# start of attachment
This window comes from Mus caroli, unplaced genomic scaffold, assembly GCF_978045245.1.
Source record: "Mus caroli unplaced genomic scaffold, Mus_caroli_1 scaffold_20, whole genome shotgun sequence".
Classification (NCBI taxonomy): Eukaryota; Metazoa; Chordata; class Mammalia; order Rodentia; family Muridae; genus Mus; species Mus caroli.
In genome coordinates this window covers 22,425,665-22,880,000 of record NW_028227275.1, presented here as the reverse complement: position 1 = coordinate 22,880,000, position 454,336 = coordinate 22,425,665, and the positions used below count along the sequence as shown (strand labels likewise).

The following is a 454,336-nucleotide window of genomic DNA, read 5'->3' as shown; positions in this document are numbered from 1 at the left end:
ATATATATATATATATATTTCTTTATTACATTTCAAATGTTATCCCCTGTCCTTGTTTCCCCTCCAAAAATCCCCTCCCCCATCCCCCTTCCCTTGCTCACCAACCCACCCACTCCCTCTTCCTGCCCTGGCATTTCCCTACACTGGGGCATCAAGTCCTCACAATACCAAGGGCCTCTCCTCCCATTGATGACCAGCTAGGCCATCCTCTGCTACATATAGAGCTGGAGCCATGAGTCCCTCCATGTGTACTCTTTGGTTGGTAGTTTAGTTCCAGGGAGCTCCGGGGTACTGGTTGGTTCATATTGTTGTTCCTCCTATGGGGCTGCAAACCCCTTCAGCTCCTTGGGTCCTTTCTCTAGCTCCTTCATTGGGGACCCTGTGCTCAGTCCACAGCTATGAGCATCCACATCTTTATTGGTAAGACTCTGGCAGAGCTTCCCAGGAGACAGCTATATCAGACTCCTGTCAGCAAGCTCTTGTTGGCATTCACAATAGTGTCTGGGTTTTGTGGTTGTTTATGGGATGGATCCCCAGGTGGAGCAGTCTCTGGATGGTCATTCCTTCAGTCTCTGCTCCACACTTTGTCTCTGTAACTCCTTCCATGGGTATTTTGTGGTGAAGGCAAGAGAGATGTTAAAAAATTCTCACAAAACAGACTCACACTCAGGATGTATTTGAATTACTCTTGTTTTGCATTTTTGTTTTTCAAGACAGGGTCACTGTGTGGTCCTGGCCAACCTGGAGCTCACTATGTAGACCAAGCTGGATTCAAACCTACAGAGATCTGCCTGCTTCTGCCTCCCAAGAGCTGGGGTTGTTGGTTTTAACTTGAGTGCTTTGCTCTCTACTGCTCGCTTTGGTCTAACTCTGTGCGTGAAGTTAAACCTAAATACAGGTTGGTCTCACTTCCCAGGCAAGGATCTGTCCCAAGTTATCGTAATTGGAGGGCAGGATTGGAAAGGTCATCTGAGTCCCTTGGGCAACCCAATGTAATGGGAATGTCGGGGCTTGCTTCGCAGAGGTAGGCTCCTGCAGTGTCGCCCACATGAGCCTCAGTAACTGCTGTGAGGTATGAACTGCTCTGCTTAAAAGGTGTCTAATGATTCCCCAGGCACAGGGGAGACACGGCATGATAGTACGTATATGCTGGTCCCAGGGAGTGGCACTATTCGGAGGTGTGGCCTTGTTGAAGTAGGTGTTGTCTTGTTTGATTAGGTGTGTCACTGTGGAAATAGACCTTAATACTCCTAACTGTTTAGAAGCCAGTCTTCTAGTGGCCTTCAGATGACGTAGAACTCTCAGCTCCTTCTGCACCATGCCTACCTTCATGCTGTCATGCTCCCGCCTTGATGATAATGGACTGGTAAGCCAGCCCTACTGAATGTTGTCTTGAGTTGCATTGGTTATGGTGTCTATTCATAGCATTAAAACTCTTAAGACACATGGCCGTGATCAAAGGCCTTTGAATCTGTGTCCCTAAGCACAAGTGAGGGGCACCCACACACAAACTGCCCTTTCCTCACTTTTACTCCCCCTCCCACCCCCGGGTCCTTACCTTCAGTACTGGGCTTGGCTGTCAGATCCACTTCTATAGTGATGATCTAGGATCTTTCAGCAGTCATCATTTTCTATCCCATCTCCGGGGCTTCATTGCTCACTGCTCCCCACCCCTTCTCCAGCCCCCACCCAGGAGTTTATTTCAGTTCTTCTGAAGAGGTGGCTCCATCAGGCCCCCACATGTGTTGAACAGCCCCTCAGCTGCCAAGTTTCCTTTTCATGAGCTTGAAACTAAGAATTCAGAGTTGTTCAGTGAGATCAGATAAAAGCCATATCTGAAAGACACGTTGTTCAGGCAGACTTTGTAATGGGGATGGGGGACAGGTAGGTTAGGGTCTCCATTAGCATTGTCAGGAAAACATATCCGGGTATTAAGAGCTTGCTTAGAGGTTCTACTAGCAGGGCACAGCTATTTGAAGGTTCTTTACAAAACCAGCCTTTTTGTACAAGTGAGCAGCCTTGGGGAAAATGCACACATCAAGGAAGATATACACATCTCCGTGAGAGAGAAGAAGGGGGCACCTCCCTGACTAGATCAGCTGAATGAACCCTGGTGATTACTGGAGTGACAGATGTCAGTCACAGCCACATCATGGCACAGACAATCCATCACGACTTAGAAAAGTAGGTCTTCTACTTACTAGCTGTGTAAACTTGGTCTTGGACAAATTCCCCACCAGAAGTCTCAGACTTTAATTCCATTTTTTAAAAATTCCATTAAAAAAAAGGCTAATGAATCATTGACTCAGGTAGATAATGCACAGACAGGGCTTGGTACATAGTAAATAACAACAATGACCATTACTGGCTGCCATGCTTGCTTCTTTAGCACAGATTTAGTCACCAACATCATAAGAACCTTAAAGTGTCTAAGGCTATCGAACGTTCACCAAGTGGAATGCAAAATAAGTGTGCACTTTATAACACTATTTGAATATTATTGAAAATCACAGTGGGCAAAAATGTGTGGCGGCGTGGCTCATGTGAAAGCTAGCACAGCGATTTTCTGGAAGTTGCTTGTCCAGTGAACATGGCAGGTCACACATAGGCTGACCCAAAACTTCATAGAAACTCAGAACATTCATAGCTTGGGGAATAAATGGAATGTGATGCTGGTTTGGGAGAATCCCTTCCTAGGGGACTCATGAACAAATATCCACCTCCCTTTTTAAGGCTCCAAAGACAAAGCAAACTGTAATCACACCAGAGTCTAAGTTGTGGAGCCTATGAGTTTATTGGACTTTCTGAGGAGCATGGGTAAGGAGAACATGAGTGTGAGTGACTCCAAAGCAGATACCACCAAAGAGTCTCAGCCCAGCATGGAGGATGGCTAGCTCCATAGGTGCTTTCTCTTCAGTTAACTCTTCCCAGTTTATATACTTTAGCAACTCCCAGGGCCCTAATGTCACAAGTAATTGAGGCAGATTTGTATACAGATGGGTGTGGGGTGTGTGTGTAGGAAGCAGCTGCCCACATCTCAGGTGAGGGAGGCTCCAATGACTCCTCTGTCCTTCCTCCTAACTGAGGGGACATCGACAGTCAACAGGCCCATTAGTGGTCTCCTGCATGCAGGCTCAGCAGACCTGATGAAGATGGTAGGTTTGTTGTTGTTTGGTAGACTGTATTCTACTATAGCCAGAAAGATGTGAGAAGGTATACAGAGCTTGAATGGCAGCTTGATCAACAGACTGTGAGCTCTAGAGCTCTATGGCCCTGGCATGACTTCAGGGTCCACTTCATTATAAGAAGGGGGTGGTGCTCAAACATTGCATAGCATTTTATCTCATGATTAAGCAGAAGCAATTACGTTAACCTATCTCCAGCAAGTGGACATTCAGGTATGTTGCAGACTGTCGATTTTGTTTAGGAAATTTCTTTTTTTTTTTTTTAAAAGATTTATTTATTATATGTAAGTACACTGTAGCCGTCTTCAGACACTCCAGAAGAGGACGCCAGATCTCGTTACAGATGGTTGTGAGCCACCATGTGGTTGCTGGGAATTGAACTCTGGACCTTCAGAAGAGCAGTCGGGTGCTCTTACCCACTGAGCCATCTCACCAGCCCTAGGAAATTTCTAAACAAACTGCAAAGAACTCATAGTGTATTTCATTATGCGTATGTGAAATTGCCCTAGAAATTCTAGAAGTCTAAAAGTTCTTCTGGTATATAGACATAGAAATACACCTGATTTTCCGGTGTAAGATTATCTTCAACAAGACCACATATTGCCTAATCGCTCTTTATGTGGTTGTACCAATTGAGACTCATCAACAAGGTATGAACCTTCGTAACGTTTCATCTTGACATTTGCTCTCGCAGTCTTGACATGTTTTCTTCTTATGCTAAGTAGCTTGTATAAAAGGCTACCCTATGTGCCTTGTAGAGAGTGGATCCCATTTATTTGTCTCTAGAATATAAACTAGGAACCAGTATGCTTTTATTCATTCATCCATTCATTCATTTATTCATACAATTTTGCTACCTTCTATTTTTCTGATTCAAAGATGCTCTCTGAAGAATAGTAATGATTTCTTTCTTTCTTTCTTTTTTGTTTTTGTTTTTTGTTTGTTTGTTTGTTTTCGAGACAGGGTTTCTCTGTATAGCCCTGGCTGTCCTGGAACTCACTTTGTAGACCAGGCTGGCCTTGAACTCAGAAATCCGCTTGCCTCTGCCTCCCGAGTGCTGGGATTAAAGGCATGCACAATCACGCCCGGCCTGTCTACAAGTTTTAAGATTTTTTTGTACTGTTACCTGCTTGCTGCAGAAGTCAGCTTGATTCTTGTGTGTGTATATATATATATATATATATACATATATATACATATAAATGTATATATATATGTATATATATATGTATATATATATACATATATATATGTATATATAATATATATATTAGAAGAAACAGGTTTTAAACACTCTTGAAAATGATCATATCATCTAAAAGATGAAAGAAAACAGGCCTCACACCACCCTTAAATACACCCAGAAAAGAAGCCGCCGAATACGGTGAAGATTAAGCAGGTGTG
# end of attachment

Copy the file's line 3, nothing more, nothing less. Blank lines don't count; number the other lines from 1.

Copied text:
Classification (NCBI taxonomy): Eukaryota; Metazoa; Chordata; class Mammalia; order Rodentia; family Muridae; genus Mus; species Mus caroli.